The negatives now outweigh the positives

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The negatives now outweigh the positives
When the automobile first appeared, it was a toy for the rich to play with. Everyone else relied on horses and the world continued to turn. Unfortunately, Henry Ford then decided to make the car a mass market product that everyone could afford. In a short space of time, horses were discarded and several thousand stables went into liquidation, throwing a significant number of people out of work. Automobiles have always had positives and negatives attached to them. With more efficient transport, economic activity boomed. This brought improved wages and more people could move up in class. When they bought their own cars, they had more fun. Today, there are more than one-billion vehicles on the roads of the world. Like any good addiction, the use of private transport has spread.

Now think of the negatives. It’s a massive source of pollution. You spend about ninety-billion hours of your life sitting in traffic — in some cities, about one-third of total gas used is burned looking for somewhere to park. And the automobile injures and kills people. Around the world, it’s estimated more than one-million people die every year and more than fifty-million are injured — these are only the accidents reported and recorded so these numbers will be an underestimate.

Against this background, it’s not surprising we should be looking for ways to improve our world’s use of private transport. We should all want driving to pollute less, become a more efficient means of getting to our destinations, and be less fatal to other road users. Sadly, this is going to mean displacing the human from behind the wheel, forcing the adoption of power sources not derived from fossil fuels, and building a new electronic infrastructure to make driving safer. Connected vehicles can avoid crashing into each other, can find open parking slots, and can be integrated into traffic management systems that reduce the level of congestion.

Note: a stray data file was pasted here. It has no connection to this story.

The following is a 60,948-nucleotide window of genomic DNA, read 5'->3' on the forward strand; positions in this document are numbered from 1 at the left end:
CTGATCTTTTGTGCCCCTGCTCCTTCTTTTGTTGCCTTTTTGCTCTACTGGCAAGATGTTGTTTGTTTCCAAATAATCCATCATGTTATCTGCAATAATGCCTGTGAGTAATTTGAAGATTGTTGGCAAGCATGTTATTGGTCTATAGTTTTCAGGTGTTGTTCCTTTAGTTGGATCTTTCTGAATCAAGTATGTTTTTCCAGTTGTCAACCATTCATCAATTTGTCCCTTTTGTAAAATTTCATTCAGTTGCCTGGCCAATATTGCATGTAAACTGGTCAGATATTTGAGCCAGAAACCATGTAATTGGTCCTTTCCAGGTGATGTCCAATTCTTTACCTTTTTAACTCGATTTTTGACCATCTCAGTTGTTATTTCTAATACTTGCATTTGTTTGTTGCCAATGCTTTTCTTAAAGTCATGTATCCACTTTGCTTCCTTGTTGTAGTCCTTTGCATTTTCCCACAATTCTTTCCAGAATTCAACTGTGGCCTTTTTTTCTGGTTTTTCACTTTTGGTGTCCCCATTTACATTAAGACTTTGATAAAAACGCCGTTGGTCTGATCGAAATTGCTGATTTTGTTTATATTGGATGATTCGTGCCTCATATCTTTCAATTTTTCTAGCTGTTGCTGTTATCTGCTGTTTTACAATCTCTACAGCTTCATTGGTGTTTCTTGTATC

That means automobiles have to become more smart. Some already come with systems to keep them a minimum distance from the vehicles in front while staying in lane and maintaining a constant speed. Self-parking cars are already here. Some cars even have emergency telephone systems that call for help if they detect a crash. Other vehicles can be alerted and be advised to change their routes. Road pricing systems can bill people for every mile traveled. This is going to require governments to be involved. There will have to be common standards to allow vehicles to talk with each other and with the city traffic management systems. The lawmakers will also have to set deadlines for cars to be connected and capable of being run together in automated convoys. This is not just for new vehicles. Older vehicles will have to be retrofitted. Voters will have to be convinced the cost will generate real benefits. Money will have to be spent placing monitoring beacons on roads and parking spaces. The aim should be to restore the efficiency of early private transport without the negatives.

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